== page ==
This magical festival goes from strength to strength. Through the early part of its 9 year evolution it tended to acquire a reputation as a Folk/Americana centred festival but they have done a great job in breaking out of that slightly narrower space by including many quality guitar bands giving real depth and variety to the musical agenda.

Hard to put into words but the vibe is simply wonderful; but why shouldn't it be with plenty of drink/food outlets meaning that the place is bustling but with no need to queue a long time for anything.

My one piece of critical feedback would be that they need to work on the stocks of Real Ale. It's highly laudable that they seek to cater for ale drinkers through the introduction of a new Beer Tent, but it appeared they were caught out by the sheer demand.

So to the bands we saw .....

THURSDAY  -  having set up camp we strolled to the Tipi tent for hot cider and a couple of bands to warm us up further

Cheetahs (Tipi Tent)   4-piece guitar band. Some good tunes but sound didn't do them justice, vocals very mushy.

Ezra Furman (Tipi Tent)  Drew a huge crowd.  The usual high showmanship set bordering on West End Musical in places

FRIDAY - as we settled into the Garden Stage we caught the late-running sound check for the Gene Clark No Other Band.  If we'd had any doubt about doing something different later that evening this sealed the deal.... the clarity of sound and array of musicianship on the stage was awesome. It left me feeling excited all day for the 'main event' later that evening.

Phox (Garden Stage)  6-piece from Wisconsin. Female lead vocal, drummer, keys/guitar, bass and two guitars. Tuneful melodies with different instruments prominent in different songs, including a lead banjo in one number.

Arc Iris (Garden Stage) The jury was out on Jocie Adam's golden skin-tight catsuit, but undoubtedly it provided the statement that here was a reinvented Jocie, showing a different side to the demur persona she portrayed previously as a member of The Low Anthem.  The tunes were superb, gentle in their nature but verging on prog rock with numerous time-changes within each song.  The drummer sat side-on giving the audience a great opportunity to really appreciate his craft. Catsuit or not Jocie is mesmerising whether playing guitar, keys, clarinet, and trumpet.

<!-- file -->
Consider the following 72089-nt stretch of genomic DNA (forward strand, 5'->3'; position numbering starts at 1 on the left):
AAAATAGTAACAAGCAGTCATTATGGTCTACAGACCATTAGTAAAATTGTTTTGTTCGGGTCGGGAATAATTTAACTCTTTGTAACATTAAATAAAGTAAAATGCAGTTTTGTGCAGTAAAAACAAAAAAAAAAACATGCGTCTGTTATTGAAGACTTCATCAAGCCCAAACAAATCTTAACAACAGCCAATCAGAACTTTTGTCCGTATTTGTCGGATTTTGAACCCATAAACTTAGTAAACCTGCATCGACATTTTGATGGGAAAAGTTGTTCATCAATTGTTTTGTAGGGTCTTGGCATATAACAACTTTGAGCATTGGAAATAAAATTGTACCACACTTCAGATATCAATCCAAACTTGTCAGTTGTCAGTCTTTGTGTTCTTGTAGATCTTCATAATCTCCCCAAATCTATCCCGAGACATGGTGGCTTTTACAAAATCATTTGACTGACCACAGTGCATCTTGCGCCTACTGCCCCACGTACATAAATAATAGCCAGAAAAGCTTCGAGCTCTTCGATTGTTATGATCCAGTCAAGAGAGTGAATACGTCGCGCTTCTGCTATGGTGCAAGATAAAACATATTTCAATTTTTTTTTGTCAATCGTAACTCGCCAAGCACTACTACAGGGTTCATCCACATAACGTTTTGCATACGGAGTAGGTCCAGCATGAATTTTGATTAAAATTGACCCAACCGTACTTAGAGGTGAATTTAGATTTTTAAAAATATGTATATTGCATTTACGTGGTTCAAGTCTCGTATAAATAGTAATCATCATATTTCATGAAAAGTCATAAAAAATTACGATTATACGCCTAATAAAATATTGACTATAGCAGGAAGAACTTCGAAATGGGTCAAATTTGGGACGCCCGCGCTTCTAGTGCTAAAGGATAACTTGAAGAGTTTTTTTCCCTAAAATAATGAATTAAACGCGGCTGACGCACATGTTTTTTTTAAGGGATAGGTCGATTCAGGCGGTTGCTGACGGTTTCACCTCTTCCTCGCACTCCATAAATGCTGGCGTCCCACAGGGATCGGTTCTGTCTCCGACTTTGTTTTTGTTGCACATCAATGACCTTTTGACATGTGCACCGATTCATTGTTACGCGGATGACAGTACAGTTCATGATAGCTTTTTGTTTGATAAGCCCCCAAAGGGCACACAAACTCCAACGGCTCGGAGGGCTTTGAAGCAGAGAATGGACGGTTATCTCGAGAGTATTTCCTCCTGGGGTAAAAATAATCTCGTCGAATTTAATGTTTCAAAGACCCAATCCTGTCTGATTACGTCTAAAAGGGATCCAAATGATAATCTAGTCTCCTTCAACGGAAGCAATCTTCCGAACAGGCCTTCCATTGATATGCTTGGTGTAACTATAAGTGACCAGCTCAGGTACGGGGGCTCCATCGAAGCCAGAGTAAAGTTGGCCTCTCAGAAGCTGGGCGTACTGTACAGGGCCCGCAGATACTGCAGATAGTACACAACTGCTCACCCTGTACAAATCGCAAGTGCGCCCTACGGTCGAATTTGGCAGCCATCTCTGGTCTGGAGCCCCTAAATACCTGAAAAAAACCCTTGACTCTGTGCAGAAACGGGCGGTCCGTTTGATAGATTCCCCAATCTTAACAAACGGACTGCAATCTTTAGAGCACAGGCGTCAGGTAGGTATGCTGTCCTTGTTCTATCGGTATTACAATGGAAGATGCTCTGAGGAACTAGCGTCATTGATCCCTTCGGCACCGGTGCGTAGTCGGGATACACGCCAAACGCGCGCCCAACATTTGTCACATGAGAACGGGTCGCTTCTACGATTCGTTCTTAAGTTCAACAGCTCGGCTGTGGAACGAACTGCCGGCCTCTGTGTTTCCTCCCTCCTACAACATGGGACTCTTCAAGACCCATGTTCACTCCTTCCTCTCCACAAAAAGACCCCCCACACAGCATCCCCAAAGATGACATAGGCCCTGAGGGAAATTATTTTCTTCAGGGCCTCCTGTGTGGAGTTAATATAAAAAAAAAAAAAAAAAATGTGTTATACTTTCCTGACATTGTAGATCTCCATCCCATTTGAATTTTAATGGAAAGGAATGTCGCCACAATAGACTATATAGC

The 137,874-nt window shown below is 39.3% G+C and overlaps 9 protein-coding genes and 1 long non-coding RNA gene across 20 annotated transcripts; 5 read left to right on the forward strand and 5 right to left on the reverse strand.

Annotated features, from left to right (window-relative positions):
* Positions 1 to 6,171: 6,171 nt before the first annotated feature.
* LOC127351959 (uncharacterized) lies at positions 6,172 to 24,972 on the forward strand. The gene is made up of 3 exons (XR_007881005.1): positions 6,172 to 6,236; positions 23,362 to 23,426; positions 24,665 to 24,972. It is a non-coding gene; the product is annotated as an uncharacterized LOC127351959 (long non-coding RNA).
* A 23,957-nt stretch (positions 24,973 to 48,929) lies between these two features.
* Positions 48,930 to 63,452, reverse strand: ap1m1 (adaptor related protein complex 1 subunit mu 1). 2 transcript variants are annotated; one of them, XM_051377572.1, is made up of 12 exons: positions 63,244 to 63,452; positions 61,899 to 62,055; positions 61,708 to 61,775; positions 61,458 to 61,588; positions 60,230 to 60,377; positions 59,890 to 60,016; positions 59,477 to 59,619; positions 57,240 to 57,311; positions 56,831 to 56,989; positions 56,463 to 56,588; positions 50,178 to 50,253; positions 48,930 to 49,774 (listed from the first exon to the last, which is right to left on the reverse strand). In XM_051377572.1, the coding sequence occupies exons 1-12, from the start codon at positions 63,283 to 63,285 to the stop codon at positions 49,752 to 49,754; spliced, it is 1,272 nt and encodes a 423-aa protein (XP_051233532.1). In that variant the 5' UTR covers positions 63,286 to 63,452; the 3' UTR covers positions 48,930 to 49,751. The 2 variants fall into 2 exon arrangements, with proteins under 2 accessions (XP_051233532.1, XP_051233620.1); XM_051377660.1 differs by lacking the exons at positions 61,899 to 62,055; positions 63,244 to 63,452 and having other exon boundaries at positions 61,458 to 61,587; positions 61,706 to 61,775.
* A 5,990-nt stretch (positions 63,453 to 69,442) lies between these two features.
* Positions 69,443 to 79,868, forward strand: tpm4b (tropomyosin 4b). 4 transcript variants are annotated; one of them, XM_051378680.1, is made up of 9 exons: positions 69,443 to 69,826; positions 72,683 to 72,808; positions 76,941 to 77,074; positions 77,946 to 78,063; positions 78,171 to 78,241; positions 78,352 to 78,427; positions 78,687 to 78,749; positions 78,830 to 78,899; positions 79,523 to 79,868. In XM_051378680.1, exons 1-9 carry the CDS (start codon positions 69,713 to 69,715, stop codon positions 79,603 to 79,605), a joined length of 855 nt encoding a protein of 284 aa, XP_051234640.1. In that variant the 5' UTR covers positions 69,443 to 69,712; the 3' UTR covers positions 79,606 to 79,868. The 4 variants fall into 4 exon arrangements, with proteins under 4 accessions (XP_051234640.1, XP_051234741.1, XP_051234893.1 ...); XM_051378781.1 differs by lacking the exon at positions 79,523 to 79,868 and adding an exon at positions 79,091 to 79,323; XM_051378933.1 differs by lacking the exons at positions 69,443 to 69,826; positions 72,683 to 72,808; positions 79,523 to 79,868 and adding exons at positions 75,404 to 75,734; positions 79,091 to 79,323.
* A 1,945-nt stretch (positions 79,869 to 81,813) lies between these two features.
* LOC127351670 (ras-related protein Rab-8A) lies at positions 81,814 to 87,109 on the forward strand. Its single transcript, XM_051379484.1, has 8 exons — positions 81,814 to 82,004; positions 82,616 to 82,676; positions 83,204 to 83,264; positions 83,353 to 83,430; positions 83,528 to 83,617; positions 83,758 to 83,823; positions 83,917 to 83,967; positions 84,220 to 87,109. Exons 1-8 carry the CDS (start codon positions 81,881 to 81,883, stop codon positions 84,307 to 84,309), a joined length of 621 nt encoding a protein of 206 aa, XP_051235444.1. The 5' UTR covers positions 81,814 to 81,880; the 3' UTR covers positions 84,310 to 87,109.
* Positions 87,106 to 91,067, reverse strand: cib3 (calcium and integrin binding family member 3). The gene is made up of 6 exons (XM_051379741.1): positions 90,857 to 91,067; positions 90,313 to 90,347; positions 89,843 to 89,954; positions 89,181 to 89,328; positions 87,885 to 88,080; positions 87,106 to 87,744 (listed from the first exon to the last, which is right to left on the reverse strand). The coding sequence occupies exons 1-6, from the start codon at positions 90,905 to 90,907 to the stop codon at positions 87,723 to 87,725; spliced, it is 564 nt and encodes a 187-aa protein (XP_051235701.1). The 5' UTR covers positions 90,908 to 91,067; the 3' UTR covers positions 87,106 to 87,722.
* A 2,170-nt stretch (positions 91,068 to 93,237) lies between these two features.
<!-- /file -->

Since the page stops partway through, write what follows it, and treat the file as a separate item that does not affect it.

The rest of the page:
Alexis Taylor (Tipi Tent)  A brilliant set featuring many of the great tunes from his 'Await Barbarians' LP, one of my favourite albums of 2014. Did a few Hot Chip numbers too.
Whytches (Big Top)  3-piece guitar band. They drew a big crowd to the Big Top.

Jenny Lewis (Woods Stage) Arguably the most beautiful voice of the whole weekend.  Good support from a highly capable 5-piece band.

British Sea Power (Garden Stage)  I must confess I've seen them on better form.  Not sure if lead singer Jan was unwell or had simply 'over-indulged' during the afternoon.  He certainly wasn't on tip-top form, and this seemed to translate to a performance more pedestrian than usual from this superb band.

Gene Clark No Other Band (Garden Stage)  A Bella Union collective made up of members of Fleet Foxes, Grizzly Bear, Fairport Convention, The Walkman, Beach House. Performing Gene Clark’s album 'No Other'. Simply magnificent.  They have performed this show in USA and announced this was probably the very last time they would be doing it; so this truly felt like a once-in-a-lifetime treat.

Arc Iris (Tipi Tent)    Having arrived at the festival late afternoon due to work commitments, my wife Sally had a chance to catch the late-night 'secret' show (and make her own judgement on the catsuit). Played a slightly different set, comparing slightly less favourably than the earlier show simply as she didn't do my album highlight Canadian Cowboy as she had done earlier.

Barr Brothers (Tipi Tent)  Wonderful late-night tunes from this American band who, like last year, win the prize for best instrument on stage - a fantastic harp, hewn from light coloured wood in a modernist art deco style.

Jenny Lewis & Band